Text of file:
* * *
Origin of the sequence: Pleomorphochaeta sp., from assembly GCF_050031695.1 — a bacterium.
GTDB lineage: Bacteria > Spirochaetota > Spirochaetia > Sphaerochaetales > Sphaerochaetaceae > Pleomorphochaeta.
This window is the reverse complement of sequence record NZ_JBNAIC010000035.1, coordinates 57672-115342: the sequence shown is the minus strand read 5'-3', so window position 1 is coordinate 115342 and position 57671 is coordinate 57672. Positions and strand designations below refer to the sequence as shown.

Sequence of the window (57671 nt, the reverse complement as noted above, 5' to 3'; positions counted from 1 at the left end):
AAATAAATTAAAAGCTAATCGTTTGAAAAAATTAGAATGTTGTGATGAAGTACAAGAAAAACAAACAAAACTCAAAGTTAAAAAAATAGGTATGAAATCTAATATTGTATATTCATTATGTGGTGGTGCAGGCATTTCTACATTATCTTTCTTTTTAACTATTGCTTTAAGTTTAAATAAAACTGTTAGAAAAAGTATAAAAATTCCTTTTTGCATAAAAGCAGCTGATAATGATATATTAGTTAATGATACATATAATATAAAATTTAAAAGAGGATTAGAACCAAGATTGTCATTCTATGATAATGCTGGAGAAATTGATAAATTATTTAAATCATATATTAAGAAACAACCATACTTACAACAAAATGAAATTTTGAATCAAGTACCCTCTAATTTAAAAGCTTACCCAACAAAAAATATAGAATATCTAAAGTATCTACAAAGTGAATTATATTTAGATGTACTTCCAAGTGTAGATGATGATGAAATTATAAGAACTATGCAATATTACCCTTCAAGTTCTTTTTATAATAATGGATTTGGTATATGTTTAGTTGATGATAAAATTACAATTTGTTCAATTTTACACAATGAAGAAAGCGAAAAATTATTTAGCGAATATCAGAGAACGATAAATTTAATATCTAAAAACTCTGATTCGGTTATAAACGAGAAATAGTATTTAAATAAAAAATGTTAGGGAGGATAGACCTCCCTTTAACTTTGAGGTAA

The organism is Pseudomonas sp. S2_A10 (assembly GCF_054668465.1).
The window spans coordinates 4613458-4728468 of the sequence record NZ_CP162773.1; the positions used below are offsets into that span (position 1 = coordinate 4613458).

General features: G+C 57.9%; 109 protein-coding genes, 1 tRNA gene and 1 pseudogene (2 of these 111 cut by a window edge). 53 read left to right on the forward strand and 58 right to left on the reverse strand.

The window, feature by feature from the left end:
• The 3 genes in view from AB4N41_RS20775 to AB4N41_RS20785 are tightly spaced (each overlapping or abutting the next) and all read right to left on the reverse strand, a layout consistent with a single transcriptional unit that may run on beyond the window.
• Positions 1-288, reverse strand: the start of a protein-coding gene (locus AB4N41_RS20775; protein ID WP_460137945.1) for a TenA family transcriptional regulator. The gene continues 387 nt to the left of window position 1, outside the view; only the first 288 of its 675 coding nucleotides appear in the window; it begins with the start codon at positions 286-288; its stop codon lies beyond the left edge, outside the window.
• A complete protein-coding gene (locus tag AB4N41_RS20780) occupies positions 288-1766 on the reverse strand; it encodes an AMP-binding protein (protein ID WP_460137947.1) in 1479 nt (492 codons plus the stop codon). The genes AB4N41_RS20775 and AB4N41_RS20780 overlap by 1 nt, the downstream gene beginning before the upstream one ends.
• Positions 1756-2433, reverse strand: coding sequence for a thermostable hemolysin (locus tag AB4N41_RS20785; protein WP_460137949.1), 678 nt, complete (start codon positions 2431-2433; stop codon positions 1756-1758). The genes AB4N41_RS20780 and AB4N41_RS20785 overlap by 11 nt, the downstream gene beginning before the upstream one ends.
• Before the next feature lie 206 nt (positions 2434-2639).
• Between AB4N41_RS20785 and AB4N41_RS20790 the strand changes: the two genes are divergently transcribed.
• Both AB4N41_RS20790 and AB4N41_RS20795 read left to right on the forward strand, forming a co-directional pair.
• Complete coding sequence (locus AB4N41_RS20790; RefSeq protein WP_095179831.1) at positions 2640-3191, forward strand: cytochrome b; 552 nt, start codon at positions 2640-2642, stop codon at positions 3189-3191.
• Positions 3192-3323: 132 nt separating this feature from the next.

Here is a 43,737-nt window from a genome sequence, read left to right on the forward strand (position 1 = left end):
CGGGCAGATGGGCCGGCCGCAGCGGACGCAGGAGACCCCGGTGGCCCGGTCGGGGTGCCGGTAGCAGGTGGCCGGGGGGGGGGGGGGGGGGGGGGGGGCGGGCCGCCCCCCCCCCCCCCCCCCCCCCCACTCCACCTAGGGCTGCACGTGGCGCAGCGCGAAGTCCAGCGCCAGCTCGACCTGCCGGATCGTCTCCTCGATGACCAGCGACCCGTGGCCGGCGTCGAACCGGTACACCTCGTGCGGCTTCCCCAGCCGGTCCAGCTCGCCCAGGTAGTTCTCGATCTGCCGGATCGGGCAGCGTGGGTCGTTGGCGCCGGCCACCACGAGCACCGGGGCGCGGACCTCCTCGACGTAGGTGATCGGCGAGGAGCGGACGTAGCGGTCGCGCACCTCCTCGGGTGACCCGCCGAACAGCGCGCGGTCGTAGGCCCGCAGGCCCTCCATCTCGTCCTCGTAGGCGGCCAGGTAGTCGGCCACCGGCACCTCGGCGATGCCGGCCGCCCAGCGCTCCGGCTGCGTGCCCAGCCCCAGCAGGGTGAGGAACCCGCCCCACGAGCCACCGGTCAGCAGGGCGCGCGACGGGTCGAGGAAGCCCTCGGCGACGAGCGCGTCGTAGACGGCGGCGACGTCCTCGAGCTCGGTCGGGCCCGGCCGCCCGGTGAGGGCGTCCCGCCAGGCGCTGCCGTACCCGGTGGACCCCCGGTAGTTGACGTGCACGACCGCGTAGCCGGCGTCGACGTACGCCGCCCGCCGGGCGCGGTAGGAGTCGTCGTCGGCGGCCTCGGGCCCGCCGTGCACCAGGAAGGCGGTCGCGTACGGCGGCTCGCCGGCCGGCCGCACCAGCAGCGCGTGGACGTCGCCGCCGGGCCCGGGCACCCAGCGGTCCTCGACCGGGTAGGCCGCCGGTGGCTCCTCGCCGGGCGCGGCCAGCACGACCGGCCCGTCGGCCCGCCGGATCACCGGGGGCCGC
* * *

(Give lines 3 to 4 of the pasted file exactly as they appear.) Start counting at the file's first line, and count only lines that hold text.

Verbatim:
This window is the reverse complement of sequence record NZ_JBNAIC010000035.1, coordinates 57672-115342: the sequence shown is the minus strand read 5'-3', so window position 1 is coordinate 115342 and position 57671 is coordinate 57672. Positions and strand designations below refer to the sequence as shown.

Sequence of the window (57671 nt, the reverse complement as noted above, 5' to 3'; positions counted from 1 at the left end):